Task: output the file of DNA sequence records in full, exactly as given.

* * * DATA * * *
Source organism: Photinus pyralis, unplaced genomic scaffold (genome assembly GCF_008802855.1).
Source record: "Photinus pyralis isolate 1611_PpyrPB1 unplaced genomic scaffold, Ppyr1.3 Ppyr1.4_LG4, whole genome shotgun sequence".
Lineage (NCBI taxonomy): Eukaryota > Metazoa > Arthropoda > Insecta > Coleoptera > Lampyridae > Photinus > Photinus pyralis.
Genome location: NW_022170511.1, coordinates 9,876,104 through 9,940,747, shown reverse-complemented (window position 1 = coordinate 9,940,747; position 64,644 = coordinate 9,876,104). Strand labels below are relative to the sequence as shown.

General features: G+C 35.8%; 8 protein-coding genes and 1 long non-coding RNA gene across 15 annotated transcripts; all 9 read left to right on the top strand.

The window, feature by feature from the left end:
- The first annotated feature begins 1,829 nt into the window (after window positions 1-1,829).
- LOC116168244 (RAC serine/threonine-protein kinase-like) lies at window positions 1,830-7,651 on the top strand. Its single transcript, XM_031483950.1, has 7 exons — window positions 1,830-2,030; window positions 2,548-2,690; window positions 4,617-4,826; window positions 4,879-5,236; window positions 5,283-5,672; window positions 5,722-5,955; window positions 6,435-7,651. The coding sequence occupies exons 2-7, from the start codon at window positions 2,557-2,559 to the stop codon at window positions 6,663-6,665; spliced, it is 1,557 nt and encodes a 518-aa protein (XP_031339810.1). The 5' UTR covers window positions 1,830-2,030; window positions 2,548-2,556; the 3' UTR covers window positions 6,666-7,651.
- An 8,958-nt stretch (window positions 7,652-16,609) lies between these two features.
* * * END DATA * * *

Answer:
Source organism: Photinus pyralis, unplaced genomic scaffold (genome assembly GCF_008802855.1).
Source record: "Photinus pyralis isolate 1611_PpyrPB1 unplaced genomic scaffold, Ppyr1.3 Ppyr1.4_LG4, whole genome shotgun sequence".
Lineage (NCBI taxonomy): Eukaryota > Metazoa > Arthropoda > Insecta > Coleoptera > Lampyridae > Photinus > Photinus pyralis.
Genome location: NW_022170511.1, coordinates 9,876,104 through 9,940,747, shown reverse-complemented (window position 1 = coordinate 9,940,747; position 64,644 = coordinate 9,876,104). Strand labels below are relative to the sequence as shown.

General features: G+C 35.8%; 8 protein-coding genes and 1 long non-coding RNA gene across 15 annotated transcripts; all 9 read left to right on the top strand.

The window, feature by feature from the left end:
- The first annotated feature begins 1,829 nt into the window (after window positions 1-1,829).
- LOC116168244 (RAC serine/threonine-protein kinase-like) lies at window positions 1,830-7,651 on the top strand. Its single transcript, XM_031483950.1, has 7 exons — window positions 1,830-2,030; window positions 2,548-2,690; window positions 4,617-4,826; window positions 4,879-5,236; window positions 5,283-5,672; window positions 5,722-5,955; window positions 6,435-7,651. The coding sequence occupies exons 2-7, from the start codon at window positions 2,557-2,559 to the stop codon at window positions 6,663-6,665; spliced, it is 1,557 nt and encodes a 518-aa protein (XP_031339810.1). The 5' UTR covers window positions 1,830-2,030; window positions 2,548-2,556; the 3' UTR covers window positions 6,666-7,651.
- An 8,958-nt stretch (window positions 7,652-16,609) lies between these two features.